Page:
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WASHINGTON (AP) — The State Department wants a chance to review notes and other materials from the FBI's probe of former Secretary Hillary Clinton's email use before any documents are provided to Congress, a spokeswoman said Monday.
House Republicans are pressing the FBI to release notes from its agents' July interview with the Democratic presidential nominee. FBI Director James Comey subsequently criticized Clinton's use of a homebrew email server to handle sensitive work-related emails as "extremely careless," but said his agency's yearlong investigation found no evidence of criminal wrongdoing.
Furious the FBI didn't press charges against their political rival, Republicans now are demanding that the Justice Department open a new investigation into whether Clinton lied during testimony last year before the House Benghazi panel. They claim the FBI notes, which are typically kept confidential after an investigation is closed, may show Clinton provided inconsistent answers to questions about her handling of emails containing classified information. House Republicans made a similar request last month. They also sought, unsuccessfully, to deny classified intelligence briefings to Clinton during the campaign.
Congressional aides told The Associated Press on Monday that they expect to receive the FBI's notes from Clinton's interview "at some point." They spoke under condition of anonymity because they had not been authorized to publicly discuss the issue.
State spokeswoman Elizabeth Trudeau said her department has asked the FBI to keep it apprised of any documents provided to Congress that contain sensitive information.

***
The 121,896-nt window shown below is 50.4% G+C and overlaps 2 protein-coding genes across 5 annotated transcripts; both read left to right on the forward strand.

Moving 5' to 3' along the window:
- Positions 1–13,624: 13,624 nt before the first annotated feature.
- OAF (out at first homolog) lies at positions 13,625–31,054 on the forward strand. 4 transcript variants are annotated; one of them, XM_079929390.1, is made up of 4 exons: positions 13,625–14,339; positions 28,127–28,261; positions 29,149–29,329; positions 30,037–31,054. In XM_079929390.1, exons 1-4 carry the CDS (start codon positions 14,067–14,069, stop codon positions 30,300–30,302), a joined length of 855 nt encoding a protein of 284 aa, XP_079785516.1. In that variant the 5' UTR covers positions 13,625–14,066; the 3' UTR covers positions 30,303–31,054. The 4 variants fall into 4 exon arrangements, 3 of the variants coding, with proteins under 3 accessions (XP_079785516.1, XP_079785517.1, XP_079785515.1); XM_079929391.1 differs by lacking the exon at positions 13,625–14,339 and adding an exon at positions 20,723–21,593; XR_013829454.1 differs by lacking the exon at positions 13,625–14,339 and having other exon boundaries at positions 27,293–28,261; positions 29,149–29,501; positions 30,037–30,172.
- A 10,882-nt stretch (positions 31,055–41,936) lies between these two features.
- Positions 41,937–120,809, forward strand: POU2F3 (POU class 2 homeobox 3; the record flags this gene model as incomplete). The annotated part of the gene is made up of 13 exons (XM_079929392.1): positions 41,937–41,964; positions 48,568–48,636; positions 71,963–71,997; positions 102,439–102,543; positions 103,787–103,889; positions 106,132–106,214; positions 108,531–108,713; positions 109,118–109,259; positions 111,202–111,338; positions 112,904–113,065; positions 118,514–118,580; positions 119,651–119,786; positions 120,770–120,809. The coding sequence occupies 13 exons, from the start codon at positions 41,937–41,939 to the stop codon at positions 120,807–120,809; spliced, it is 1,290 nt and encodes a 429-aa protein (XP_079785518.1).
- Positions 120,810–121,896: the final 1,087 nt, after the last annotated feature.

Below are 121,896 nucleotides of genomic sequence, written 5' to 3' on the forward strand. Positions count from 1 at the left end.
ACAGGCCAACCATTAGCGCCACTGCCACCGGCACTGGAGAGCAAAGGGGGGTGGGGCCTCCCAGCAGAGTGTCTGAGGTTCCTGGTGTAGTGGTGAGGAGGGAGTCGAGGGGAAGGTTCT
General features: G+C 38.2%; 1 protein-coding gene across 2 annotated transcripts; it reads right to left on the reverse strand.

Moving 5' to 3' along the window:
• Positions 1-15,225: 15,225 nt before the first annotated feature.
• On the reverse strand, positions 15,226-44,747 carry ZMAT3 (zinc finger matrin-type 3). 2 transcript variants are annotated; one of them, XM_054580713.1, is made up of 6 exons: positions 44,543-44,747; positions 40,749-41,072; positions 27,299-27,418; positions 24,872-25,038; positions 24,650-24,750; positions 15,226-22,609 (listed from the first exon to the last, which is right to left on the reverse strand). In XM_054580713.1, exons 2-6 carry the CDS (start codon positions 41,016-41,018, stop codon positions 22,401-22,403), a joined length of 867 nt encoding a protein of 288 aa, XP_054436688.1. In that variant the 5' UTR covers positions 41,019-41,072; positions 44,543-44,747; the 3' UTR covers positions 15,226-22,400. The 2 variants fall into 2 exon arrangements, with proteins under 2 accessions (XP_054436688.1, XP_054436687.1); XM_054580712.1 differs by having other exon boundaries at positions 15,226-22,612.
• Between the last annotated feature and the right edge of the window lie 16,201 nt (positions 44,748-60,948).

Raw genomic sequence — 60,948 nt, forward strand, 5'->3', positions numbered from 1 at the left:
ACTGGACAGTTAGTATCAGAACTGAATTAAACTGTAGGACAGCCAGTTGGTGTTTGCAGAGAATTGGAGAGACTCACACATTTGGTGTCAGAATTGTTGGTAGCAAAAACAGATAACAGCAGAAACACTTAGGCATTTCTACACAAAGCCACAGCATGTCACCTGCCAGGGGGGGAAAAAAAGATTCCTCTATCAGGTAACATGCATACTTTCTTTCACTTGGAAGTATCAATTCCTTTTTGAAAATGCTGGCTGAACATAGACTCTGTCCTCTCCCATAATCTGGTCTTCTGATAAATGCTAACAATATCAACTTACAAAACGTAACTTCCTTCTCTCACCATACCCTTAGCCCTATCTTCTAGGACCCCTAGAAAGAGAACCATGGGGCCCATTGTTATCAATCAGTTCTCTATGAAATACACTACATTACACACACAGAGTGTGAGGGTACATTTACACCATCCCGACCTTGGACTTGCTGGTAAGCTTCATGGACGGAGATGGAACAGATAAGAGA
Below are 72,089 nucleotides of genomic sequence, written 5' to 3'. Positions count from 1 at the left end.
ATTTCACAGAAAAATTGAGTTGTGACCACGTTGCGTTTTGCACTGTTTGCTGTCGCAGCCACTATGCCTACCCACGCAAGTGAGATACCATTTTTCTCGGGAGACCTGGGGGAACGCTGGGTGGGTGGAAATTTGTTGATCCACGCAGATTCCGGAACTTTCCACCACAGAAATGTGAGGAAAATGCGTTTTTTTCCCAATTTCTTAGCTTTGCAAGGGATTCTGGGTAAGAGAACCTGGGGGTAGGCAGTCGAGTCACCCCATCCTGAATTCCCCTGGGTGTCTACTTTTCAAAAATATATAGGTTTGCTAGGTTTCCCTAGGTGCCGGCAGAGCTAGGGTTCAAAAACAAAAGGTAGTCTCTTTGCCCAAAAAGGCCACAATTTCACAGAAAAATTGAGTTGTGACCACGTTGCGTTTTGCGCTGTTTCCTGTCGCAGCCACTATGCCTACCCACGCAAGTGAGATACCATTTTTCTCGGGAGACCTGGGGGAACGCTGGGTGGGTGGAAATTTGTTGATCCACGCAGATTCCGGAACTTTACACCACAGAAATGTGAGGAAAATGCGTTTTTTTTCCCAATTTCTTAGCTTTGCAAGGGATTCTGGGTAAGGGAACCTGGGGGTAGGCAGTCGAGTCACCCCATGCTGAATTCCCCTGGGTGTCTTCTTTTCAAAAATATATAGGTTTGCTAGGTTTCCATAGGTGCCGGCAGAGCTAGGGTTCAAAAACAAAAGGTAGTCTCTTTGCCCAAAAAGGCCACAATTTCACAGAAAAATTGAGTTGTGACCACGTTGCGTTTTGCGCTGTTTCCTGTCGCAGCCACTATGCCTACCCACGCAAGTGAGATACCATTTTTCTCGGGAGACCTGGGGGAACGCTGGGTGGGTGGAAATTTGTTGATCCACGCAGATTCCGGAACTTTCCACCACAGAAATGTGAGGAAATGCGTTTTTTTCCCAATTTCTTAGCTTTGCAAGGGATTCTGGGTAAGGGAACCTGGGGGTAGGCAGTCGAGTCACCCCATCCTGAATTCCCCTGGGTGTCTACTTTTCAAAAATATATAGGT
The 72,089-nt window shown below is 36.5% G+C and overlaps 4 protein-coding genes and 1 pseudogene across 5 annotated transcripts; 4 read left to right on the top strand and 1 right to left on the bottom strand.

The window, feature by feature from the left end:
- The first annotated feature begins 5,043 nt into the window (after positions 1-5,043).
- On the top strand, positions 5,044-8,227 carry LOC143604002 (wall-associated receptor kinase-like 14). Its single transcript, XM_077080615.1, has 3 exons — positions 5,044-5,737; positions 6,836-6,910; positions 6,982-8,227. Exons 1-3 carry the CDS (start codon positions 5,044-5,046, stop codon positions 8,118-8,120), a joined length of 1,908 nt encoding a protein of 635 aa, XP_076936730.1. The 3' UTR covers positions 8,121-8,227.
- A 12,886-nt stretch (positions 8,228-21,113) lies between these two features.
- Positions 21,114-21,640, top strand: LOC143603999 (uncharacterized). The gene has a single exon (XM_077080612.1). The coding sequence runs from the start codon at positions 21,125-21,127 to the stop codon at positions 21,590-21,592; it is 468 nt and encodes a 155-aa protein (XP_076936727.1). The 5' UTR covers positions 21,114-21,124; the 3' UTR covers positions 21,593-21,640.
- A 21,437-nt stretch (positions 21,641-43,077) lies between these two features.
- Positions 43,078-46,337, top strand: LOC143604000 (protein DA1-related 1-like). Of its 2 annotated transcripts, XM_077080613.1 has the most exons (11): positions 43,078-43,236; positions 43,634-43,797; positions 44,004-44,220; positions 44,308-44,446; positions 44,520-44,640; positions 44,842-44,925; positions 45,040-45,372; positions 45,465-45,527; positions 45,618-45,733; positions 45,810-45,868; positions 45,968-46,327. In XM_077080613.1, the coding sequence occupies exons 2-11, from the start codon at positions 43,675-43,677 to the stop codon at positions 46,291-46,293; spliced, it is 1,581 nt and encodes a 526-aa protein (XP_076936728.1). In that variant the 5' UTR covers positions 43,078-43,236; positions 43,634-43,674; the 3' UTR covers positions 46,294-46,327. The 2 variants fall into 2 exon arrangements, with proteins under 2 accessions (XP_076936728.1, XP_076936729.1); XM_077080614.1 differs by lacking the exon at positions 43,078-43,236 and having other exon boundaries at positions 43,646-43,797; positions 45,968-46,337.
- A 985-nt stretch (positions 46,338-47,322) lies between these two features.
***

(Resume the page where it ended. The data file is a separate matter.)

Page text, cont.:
"The State Department respects the FBI's desire to accommodate the request of its committees of oversight in Congress, just as we do with our oversight committees," Trudeau said. "We have cooperated and we will continue to cooperate with the FBI every step of the way."
Oversight and Government Reform Committee Chairman Jason Chaffetz, R-Utah, and Judiciary Committee Chairman Bob Goodlatte, R-Va., sent a letter to the Justice Department on Monday outlining what they see as a case for charging Clinton with perjury over her sworn testimony before the Benghazi panel last October.
Though the Republicans failed to find evidence to support their claims that Clinton was negligent in preventing or stopping the deadly 2012 terrorist attack on the U.S. diplomatic facility in Benghazi, Libya, they are now focusing on questions surrounding the Democratic nominee's haphazard handling of emails containing government secrets. Republican presidential nominee Donald Trump, currently lagging in opinion polls, also routinely attacks Clinton over her email use.
Democrats, meanwhile, accuse congressional Republicans of spending millions in taxpayer money on what they argue is a political witch hunt.
Rep. Adam Schiff of California, the top Democrat on the House Intelligence Committee, warned that providing the FBI's confidential notes to the Republicans will discourage witnesses from cooperating with future investigations.
"The history of the partisan Benghazi investigation made it clear that any information that can be leaked by the majority to the prejudice of Secretary Clinton, will be leaked," Schiff said.
Associated Press writer Mary Clare Jalonick contributed to this report.
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